National 40 Days for Life leader helps local Catholics kick off annual event

Steve Karlen speaks to group following Sept. 25 Mass in Appleton

APPLETON — For those who want to take a stand for life, now is the time, according to a leader in the 40 Days for Life campaign. The annual event began Sept. 27 and continues through Nov. 5. Silent protests are being held around the clock and around the world in 375 cities in 25 different countries.

Steve Karlen, director of North American Campaigns for 40 Days for Life, spoke about the annual campaign following a Mass at Sacred Heart of Jesus Church in Appleton Sept. 25. (Amanda Lauer | For The Compass)

This campaign, which began in 2004, is a coordinated international mobilization. Participants pray for an end to abortion. In the Fox Cities, people who want to take part in 40 Days for Life are encouraged to gather outside Planned Parenthood, 508 W. Wisconsin Ave., Appleton.

A kick-off Mass was held at Sacred Heart of Jesus Church in Appleton Sept. 25. Following Mass, Steve Karlen, director of North American Campaigns for 40 Days for Life, spoke about how today’s society has led to a culture of abortion. Karlen is a native of the Fox Valley and had been a member of St. Mary Parish in Greenville.

“The description of the ancient pagan world is a very fitting description of our modern pagan world. The brightest minds in science and business and industry and government and entertainment and culture, they’ve done everything they can to satisfy the human heart but it doesn’t bring Jesus so it’s not enough and it will never be enough,” said Karlen.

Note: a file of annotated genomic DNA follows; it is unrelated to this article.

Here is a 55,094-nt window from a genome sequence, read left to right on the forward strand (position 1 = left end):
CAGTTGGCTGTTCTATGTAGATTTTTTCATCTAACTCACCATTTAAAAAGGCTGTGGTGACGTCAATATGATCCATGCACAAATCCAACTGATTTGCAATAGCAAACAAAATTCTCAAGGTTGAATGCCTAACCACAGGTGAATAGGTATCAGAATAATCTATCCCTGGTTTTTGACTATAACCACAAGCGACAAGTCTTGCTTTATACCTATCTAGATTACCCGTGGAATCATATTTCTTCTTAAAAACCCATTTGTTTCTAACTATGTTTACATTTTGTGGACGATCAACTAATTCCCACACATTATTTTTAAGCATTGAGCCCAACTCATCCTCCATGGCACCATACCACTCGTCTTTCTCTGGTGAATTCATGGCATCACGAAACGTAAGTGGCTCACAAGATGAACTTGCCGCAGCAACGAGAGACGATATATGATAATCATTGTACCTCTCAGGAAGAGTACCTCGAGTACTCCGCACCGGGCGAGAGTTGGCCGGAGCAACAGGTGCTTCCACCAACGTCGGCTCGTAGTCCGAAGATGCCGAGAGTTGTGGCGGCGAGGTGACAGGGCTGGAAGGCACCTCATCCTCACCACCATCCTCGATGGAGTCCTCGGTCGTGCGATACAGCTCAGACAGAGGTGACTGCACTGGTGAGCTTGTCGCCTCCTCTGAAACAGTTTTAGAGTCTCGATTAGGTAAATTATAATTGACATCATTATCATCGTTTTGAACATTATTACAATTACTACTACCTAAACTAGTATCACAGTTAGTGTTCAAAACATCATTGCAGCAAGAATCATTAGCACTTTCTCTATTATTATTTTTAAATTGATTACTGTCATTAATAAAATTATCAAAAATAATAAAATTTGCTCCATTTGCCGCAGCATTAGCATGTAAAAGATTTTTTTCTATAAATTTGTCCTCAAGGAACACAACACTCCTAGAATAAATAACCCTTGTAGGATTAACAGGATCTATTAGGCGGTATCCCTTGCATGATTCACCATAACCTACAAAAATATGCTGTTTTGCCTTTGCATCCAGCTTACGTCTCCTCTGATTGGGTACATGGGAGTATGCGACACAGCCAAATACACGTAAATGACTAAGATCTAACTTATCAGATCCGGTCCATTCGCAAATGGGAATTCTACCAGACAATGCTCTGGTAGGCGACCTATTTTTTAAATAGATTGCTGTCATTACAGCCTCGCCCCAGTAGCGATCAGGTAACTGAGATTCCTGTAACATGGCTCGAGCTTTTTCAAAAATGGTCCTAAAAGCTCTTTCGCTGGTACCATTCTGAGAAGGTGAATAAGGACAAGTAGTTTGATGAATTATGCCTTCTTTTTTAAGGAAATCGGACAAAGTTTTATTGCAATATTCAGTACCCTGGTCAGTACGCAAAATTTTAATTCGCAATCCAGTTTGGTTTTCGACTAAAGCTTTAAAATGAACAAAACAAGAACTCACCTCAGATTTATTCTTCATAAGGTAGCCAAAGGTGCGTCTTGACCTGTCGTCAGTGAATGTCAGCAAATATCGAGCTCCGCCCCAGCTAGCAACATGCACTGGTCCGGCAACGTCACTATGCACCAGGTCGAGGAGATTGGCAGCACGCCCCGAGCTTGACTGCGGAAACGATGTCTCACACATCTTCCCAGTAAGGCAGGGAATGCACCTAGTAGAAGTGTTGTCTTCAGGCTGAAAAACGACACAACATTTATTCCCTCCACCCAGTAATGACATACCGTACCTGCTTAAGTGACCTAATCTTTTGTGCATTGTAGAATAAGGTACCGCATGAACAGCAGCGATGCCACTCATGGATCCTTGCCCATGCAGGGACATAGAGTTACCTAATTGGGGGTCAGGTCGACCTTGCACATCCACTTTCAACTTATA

He said that instead of searching for truth and beauty and goodness, the world is content to settle for less. “Abortion, I’m convinced, is one of those things for which we settle,” he said. “When we as a society encounter a woman in crisis and we say, ‘I’m sorry, but the very best we can do for you is … take your money and take the life of your child,’ that’s not good enough. That sends a message not just to that woman but to the entire world that there is not enough love in the human heart to overcome a difficult situation and that there is no hope.”

Some people may not be able to take part in the prayer vigil at Planned Parenthood but they can still take part in the campaign on their own through prayer and fasting, said Karlen. For those who pray in front of the facility, he said, they will see clients facing all different types of circumstances.

“During the course of these 40 days you will encounter women facing very difficult situations — financial challenges, how to afford to welcome their baby into the world, difficult prenatal diagnoses, women who may have been victims of assault,” he said.

Karlen had words of encouragement for people who participate in 40 Days for Life.

“There’s days when we don’t want to be out there, sometimes we wonder if it makes a difference. But during the last decade of 40 Days for Life, 13,305 lives have been saved that we know of, 90 abortion centers have closed, and 154 abortion industry workers have experienced conversion, left their jobs and begun a walk with Christ,” he said. “That’s the most powerful statistic. When they experience conversion it goes to show us how truly powerful our prayers are and nobody’s beyond the reach of God’s grace.”

Karlen added that the prayerful campaign can sometimes be hard. “It will ask a lot of us, it will require our endurance, it might take some tears, it might cost us some sleep, but go out and fight the good fight, finish the race,” he told those gathered. “Keep the faith and bring the light of Christ to those in your community who so desperately need it.”

To learn more about local 40 Days for Life events, visit 40daysforlife.com and click on “find a campaign.”